Republicans in Georgia who helped pass a new tough anti-illegal immigration law that Gov. Nathan Deal signed Friday are ready for the expected legal challenges.
The Georgia law has similar provision as laws enacted in Arizona and Utah, both of which are facing court battles over the laws, the Forsyth News reported Monday.
State Sen. Jack Murphy
of Cumming, who helped write the law, said he expects and welcomes the legal challenges.
"I don’t think they will [hold up] because this bill was drawn up differently than the Arizona bill," he said. “We’ll be ready for any type of challenge that comes forward."
After signing the law, Deal said that the state has the sixth-highest number of illegal residents, which "comes at enormous expense to Georgia taxpayers.”
“Those who claim that this law will have a negative financial impact on Georgia completely ignore the billions of dollars Georgians have spent on our schools, our hospitals, our courtrooms and our jails because of people who are in our state illegally,” he said.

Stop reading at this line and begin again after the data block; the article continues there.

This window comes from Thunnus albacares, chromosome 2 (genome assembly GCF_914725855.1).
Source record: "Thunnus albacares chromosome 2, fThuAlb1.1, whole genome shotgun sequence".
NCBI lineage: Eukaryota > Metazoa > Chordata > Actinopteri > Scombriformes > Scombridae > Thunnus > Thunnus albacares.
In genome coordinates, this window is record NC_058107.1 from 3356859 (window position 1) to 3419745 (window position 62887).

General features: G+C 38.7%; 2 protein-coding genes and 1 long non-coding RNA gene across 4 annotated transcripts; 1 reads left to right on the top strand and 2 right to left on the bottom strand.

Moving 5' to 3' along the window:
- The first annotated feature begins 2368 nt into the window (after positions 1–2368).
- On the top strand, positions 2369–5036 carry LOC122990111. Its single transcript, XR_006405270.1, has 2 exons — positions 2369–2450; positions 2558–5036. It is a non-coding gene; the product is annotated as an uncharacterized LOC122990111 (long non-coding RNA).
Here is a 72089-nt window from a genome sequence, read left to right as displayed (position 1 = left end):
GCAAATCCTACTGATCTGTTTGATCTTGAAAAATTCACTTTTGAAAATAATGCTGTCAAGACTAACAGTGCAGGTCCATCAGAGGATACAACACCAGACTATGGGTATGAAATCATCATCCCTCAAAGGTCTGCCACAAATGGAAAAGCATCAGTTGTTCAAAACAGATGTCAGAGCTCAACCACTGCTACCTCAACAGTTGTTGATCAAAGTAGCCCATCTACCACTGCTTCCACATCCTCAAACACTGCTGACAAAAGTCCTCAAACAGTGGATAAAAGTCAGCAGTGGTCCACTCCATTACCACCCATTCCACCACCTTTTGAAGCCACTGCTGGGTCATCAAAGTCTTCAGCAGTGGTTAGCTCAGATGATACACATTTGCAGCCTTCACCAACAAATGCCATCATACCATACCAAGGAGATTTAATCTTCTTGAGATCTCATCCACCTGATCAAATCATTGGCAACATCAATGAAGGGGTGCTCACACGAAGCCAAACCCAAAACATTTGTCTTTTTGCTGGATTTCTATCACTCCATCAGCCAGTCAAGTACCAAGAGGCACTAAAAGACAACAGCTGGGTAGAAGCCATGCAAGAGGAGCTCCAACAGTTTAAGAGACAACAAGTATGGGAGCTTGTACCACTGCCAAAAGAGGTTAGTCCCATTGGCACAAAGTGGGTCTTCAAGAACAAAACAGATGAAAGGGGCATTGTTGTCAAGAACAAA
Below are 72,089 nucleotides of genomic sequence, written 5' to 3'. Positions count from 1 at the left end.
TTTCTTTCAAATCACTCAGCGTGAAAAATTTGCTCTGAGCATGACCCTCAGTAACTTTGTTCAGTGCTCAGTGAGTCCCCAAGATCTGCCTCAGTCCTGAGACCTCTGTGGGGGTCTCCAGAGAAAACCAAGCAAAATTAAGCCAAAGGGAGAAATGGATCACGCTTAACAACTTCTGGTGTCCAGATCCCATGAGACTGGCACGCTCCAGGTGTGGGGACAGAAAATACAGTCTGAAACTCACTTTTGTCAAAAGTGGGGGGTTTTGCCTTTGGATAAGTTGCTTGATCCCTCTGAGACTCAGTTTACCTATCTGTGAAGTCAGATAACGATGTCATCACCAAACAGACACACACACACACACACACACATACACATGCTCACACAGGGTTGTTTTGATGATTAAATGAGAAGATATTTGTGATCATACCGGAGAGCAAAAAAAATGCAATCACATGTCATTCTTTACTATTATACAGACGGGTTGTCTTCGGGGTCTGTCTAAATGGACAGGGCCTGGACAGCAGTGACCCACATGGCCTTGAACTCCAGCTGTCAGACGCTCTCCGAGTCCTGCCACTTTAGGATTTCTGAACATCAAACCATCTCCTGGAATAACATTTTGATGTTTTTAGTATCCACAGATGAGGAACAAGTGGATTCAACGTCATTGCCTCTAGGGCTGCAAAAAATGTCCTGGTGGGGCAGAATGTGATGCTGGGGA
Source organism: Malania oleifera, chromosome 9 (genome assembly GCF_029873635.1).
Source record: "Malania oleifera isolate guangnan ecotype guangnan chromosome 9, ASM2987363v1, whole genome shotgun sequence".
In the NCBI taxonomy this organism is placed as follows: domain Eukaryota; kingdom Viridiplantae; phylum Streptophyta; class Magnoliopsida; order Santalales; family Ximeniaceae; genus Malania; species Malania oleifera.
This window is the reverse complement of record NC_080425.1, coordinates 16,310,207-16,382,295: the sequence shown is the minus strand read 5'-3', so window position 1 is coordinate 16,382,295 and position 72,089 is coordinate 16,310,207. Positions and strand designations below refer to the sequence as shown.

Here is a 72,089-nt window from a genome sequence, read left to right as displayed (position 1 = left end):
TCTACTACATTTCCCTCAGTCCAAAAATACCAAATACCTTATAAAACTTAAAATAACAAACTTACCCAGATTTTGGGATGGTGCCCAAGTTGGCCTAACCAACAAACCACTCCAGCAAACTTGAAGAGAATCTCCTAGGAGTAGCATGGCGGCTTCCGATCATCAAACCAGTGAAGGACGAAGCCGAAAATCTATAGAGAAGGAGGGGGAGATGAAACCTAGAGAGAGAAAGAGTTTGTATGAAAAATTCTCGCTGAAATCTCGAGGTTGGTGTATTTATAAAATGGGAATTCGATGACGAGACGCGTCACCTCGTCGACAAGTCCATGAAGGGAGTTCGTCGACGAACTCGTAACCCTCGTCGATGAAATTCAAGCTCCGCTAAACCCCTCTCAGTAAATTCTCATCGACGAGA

The Georgia law authorizes law enforcement officers to check the immigration status of certain suspects and to detain them if they are in the country illegally. It penalizes people who knowingly transport or harbor illegal immigrants. It also makes it a felony in some situations to present false documents or information when applying for a job.
The law also requires private employers with more than 10 employees to use a federal database to check the immigration status of new hires. Most parts of the new law are set to take effect July 1.
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